Sarah Brun graduated from the IB Diploma Programme (DP) at the International School of Stavanger (ISS) in Norway. She now works for UN Women, living in Egypt working towards women’s rights in the Arab region.
Why did you originally decide to pursue an IB diploma?
I knew that I wanted to pursue a degree outside of my home country, and was also looking for a curriculum that allowed me to actively engage in discussions, develop critical thinking skills, and delve deeper into the subjects that I was most interested in. The DP offered all those things, including a well-rounded approach; and an opportunity to work on both community service and an extended research essay. I also appreciated the theory of knowledge (TOK) course, which was unique and did challenge us to question everything, in a non-judgmental space that allowed for freedom of thought and creative thinking. All of the above prepared me well for university, and made that first essay that was due in my political science class manageable – though still daunting of course.
Which of your IB teachers inspired you most?
I had a lot of great teachers during my time at ISS. I think one of the most memorable teachers is Mr. Næss, who taught history as well as coordinating the Model United Nations group, of which I was a part of. The teaching was memorable because it presented history in a way that allowed us to both learn the facts, but also to critically analyze how they shaped our society, how they can be skewed, and – how history, and perhaps more importantly how it is taught, shapes our personal world views.
How did you reach where you are today?
Today I am working on gender equality in the Arab region with UN Women, a challenge that is both inspiring and frustrating. While Model United Nations prepares one for debate and for research, the field-level work of the United Nations is completely different. It combines development with policy support and also the high-level diplomacy element, all the while navigating biases (including one’s own), complex conflicts and sometimes centuries of inequalities. I joined the UN nearly 8 years ago, initially as a Junior Professional Officer funded by the government of Norway, and then stayed on in a fixed term position. In my current function I work directly with senior management, supporting coordination and partnerships, policy and normative work, as well as programme development.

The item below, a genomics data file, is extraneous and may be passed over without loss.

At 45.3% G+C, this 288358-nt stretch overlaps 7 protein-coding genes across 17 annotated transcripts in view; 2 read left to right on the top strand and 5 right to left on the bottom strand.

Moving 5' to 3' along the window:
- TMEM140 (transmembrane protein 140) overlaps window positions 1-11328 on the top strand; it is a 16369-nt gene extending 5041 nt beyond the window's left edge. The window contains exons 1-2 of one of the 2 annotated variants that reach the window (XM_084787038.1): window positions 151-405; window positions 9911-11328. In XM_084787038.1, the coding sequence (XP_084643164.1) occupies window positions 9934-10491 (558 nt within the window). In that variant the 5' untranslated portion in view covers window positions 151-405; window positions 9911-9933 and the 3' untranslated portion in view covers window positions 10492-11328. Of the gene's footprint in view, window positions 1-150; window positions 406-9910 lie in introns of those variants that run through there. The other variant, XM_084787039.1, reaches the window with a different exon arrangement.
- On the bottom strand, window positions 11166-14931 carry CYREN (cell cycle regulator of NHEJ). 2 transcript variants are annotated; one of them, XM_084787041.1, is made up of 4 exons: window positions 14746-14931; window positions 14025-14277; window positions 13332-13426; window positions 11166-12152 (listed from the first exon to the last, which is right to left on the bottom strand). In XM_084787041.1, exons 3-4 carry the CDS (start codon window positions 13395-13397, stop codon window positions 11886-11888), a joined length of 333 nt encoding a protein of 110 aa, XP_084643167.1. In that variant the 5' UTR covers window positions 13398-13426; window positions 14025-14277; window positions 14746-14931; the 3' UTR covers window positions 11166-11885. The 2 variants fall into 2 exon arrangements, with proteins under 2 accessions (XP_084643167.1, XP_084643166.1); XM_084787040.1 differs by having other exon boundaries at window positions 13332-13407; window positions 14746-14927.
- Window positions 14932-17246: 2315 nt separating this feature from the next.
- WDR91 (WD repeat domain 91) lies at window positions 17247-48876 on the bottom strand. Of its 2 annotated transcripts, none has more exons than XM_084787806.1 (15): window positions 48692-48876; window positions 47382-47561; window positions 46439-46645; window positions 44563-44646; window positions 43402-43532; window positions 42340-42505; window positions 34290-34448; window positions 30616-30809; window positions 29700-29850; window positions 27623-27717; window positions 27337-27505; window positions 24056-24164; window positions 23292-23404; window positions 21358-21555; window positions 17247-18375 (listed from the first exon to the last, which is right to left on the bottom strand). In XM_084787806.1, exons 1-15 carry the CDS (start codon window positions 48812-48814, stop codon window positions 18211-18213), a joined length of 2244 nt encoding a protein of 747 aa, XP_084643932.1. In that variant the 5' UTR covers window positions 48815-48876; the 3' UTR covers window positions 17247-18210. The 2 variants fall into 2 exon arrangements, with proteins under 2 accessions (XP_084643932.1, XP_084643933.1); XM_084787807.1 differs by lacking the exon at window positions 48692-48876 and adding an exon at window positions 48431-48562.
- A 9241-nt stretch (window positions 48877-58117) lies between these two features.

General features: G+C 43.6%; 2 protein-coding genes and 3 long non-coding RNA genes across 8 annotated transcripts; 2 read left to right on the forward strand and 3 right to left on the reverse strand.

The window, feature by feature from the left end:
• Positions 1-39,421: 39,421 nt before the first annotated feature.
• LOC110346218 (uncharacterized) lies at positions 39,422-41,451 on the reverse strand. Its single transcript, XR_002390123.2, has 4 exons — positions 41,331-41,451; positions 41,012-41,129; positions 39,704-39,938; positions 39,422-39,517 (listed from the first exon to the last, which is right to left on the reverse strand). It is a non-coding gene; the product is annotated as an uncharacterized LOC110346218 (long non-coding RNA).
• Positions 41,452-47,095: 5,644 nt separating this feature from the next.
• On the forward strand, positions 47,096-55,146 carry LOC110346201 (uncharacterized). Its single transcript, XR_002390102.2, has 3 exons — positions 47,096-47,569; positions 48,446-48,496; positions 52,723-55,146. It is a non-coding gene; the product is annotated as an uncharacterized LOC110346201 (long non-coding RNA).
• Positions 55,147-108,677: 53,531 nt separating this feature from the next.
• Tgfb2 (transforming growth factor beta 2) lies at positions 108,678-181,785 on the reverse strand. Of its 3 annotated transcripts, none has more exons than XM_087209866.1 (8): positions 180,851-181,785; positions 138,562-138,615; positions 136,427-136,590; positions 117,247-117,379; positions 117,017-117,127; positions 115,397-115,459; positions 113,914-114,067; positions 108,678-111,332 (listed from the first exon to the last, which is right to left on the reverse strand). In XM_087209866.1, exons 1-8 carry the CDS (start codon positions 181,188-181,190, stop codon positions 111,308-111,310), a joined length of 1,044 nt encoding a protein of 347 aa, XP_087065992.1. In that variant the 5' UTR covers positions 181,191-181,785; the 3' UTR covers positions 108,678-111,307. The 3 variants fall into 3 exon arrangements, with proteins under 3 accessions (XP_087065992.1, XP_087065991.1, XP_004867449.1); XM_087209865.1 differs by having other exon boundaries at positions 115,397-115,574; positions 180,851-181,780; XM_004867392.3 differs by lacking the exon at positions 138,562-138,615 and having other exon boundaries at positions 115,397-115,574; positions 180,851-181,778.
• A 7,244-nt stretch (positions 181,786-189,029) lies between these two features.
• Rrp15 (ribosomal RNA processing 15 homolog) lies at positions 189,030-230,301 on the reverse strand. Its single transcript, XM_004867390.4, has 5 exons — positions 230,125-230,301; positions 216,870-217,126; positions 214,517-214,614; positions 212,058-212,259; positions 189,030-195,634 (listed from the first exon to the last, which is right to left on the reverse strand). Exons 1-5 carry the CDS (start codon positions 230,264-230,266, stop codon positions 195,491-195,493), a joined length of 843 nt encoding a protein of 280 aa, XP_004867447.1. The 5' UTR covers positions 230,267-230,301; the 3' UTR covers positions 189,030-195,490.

"I am inspired daily by the people I meet, the women and men who are champions of empowerment in their communities, who are speaking up, asking difficult questions, and, yes, at times risking their own lives to do so."
Every day is different, and every day I have to use skills acquired along the way, be that the ability to write briefing notes quickly, under pressure, to be conscientious, impartial and factually accurate; or navigate a complex landscape of partnerships and politics; or think differently, creatively, on how to address old challenges (gender inequalities) in new and innovative ways. I am inspired daily by the people I meet, the women and men who are champions of empowerment in their communities, who are speaking up, asking difficult questions and, at times, risking their own lives to do so.
I am also frustrated that we are still having this conversation in 2018, when we know – and we have evidence – that gender equality benefits all; it contributes to greater economic growth, a more socially just society, and women's engagement in peace processes is more likely to lead to lasting peace agreements. We have this evidence, yet we still must make the case; be that for something as familiar as equal pay, or for women in leadership or simply freedom of movement, freedom of choice and the freedom to enjoy the same rights and opportunities as men. If we are truly to progress, we need to crack the gender inequality challenge – and that is what I am working on; and why I keep working in this field.